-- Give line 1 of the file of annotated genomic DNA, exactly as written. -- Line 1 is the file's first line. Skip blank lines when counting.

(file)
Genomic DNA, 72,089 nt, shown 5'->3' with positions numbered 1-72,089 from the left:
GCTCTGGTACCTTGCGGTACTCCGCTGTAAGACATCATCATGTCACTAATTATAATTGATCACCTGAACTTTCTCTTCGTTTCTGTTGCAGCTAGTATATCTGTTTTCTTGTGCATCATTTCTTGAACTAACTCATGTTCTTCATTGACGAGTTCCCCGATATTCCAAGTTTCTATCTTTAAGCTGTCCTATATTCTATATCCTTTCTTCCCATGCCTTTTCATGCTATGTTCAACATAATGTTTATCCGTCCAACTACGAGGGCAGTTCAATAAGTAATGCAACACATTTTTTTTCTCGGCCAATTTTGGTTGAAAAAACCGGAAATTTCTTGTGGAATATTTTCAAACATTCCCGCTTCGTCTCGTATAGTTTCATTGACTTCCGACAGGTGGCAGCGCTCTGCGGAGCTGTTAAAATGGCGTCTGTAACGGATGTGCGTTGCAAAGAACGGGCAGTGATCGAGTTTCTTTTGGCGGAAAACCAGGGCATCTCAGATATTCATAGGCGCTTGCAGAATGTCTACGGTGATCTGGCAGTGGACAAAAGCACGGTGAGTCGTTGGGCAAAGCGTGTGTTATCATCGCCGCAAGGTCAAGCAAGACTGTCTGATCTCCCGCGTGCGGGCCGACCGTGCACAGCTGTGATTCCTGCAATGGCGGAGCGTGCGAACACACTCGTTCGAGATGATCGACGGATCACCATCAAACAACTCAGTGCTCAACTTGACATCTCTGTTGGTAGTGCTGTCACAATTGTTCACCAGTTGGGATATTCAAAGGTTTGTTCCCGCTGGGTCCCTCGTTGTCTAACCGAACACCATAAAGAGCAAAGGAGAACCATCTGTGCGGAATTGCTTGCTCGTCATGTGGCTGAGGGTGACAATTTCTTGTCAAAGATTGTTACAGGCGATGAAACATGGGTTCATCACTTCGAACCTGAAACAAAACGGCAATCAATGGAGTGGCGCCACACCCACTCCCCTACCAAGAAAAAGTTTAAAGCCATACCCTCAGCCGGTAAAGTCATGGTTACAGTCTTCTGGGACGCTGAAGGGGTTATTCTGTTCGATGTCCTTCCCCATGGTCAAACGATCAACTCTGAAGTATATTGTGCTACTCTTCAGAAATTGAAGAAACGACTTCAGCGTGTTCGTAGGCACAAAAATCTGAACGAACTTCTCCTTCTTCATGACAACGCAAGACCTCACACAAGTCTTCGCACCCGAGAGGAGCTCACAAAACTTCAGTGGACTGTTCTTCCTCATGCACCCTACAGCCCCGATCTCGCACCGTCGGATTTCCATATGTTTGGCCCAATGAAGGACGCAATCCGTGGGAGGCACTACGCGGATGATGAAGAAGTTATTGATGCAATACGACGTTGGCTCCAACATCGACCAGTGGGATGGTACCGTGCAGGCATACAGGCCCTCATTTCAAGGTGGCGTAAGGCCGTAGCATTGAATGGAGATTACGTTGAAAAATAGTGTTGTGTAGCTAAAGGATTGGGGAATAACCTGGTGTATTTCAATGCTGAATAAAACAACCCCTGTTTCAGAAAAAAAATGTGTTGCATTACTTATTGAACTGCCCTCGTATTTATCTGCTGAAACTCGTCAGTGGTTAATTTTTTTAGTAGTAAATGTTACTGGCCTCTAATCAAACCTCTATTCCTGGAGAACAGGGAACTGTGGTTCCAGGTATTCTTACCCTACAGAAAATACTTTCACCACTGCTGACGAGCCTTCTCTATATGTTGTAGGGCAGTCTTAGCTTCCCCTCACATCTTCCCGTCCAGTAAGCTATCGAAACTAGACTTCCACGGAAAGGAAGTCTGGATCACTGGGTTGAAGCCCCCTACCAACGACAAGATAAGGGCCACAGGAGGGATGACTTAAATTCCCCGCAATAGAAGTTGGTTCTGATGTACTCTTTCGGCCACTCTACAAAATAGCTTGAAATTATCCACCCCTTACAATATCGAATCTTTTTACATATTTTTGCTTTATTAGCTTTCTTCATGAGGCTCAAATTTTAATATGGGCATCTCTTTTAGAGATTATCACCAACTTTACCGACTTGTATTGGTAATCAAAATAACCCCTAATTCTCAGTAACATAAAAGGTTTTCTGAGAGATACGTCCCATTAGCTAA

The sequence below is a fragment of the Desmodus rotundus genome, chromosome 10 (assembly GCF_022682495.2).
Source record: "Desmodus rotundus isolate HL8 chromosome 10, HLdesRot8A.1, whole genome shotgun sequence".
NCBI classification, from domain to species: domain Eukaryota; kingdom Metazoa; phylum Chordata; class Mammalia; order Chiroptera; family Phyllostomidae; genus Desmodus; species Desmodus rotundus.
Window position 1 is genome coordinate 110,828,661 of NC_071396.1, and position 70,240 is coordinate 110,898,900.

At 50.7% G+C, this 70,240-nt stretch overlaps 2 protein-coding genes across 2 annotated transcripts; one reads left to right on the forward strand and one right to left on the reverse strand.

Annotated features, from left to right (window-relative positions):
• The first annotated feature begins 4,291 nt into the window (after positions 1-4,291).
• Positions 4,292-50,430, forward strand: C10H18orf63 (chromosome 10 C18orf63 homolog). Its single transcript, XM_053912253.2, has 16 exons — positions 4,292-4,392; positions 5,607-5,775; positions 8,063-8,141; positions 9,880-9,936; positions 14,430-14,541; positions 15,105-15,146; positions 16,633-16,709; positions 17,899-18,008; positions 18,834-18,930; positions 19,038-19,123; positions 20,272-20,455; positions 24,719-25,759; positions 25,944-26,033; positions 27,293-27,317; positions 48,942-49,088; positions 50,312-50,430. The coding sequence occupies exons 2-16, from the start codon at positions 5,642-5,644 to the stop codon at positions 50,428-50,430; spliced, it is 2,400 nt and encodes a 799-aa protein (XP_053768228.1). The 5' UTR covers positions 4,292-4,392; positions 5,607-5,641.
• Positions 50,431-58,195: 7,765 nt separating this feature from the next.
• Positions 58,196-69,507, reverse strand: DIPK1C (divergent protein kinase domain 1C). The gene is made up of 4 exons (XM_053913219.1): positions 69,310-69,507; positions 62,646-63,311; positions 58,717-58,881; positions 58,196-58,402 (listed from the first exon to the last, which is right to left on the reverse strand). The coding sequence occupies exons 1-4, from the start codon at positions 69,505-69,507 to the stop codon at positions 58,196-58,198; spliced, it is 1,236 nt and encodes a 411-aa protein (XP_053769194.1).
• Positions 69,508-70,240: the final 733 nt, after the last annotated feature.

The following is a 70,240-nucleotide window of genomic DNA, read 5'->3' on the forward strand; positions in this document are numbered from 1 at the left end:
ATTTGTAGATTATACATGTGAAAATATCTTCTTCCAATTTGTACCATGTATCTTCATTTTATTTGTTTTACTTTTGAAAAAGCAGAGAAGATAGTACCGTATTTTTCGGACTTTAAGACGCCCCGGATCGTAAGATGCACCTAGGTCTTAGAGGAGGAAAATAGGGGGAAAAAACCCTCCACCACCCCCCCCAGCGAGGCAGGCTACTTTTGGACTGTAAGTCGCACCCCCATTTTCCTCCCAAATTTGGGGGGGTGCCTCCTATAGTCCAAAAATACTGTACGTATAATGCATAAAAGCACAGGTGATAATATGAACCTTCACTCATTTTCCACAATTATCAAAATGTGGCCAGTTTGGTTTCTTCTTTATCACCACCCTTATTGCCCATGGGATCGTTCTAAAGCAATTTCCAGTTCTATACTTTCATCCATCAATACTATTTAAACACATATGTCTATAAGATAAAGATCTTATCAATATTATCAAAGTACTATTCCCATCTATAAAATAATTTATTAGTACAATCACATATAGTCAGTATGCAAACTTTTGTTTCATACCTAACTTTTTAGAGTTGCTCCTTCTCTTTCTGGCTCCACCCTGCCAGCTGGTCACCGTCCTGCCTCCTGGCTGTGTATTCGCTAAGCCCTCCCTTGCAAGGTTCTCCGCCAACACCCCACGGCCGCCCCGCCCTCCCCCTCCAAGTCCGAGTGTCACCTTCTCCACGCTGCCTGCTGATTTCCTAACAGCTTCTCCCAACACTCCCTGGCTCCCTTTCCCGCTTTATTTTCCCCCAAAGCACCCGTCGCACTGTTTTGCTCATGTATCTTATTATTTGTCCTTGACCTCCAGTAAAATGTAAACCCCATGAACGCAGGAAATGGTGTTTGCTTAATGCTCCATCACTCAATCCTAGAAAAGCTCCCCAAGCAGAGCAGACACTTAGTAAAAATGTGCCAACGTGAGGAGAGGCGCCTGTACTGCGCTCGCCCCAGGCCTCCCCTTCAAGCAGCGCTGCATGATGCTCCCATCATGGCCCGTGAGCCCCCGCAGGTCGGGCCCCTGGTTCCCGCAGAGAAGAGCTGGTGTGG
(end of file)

Genomic DNA, 72,089 nt, shown 5'->3' with positions numbered 1-72,089 from the left: